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At Home: A Short History of Private Life by Bill Bryson

February 10, 2011

Bryson made a name for himself as a travel writer, so there’s a touch of irony in the fact that this latest book is about his house in England. Or it might be more accurate to say that his house is the starting point for a journey through a world of mental ephemera. Bryson goes room to room, using the rooms and the everyday objects that furnish them as jumping off points to talk about…well, pretty much whatever Bryson wants to talk about. The history of salt? How we got to having a second floor? How wallpaper is made? The great architects of England? A brief history of silverware? Wigs?

What is this book about? It’s about how we live, in a way. About the things we take for granted. Things we contact every day but probably know very little about. In A Short History of Nearly Everything, Bryson took an absurd amount of information and tried to boil it down into a somewhat clean and coherent narrative. In At Home, he does the exact opposite—he takes the minutiae of everyday life and explodes it into a loosely linked mess of tangents and trivia. This lack of organization sounds like criticism, and it kind of is, but it is saved by Bryson’s skill as a writer, his ability to make anything interesting. As in his other books, Bryson’s dry sense of humor really shines when he is describing people—the founding fathers of the United States or some long-forgotten architect—and their many quirks.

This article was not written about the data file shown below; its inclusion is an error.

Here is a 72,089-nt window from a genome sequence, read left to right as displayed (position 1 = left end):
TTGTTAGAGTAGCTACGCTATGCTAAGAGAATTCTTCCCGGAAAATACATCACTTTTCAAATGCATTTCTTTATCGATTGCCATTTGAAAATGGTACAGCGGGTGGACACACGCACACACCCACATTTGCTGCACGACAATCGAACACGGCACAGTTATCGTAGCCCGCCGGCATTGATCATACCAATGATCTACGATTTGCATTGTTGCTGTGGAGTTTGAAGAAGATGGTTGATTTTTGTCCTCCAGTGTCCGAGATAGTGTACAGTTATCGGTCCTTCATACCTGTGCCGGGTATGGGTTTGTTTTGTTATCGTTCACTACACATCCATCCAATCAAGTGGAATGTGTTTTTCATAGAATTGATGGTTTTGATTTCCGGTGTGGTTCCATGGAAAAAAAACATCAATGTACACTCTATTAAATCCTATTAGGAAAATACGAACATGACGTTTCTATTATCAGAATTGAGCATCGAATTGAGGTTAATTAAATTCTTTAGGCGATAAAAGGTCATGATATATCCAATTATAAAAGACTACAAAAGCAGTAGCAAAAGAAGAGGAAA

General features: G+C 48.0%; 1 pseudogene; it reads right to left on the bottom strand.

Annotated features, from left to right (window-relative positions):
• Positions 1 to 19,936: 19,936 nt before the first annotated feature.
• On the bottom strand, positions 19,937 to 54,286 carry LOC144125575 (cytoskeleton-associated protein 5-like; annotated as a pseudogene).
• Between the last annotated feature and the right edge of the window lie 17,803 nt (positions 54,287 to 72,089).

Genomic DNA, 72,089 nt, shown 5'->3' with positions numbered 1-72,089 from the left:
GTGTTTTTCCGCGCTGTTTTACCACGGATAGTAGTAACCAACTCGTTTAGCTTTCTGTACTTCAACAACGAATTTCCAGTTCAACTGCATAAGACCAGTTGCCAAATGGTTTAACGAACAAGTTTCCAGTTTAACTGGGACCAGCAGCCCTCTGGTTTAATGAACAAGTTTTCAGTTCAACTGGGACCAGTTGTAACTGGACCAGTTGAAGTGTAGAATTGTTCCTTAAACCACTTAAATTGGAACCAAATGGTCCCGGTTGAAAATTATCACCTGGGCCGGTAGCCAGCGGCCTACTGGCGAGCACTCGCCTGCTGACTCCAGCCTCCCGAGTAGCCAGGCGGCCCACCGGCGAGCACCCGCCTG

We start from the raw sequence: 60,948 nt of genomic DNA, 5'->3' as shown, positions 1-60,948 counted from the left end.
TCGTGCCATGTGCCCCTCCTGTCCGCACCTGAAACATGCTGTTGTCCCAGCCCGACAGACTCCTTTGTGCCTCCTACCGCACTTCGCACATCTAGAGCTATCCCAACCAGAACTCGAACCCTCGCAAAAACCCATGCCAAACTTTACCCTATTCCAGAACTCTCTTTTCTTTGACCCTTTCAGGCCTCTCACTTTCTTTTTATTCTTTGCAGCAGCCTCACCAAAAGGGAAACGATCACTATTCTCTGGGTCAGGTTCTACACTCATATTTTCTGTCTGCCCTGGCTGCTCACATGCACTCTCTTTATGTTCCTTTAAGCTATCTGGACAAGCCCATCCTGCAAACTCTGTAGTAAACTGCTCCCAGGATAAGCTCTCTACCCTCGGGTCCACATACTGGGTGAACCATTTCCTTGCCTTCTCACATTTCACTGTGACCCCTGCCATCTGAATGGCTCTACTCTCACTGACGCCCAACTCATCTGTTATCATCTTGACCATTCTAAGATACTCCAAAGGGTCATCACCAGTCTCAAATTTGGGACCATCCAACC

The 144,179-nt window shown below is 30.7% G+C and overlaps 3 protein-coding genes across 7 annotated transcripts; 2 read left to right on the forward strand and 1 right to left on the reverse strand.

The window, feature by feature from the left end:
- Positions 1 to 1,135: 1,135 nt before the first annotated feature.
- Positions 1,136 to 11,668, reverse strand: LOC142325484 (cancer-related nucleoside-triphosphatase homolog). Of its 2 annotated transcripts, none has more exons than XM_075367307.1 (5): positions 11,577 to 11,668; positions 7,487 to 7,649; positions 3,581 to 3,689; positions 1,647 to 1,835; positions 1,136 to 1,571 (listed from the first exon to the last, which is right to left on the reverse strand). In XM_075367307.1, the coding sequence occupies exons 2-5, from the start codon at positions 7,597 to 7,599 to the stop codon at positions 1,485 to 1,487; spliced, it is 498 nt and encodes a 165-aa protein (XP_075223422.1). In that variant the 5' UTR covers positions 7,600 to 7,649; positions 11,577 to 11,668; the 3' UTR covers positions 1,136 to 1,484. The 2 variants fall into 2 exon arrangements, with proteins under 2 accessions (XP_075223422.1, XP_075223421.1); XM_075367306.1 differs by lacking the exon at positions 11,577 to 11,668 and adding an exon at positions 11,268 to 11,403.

To be honest, I remember very little of the content of this book. It’s brain candy, much of it very interesting but little of it important. Still, it’s very sweet brain candy.

 

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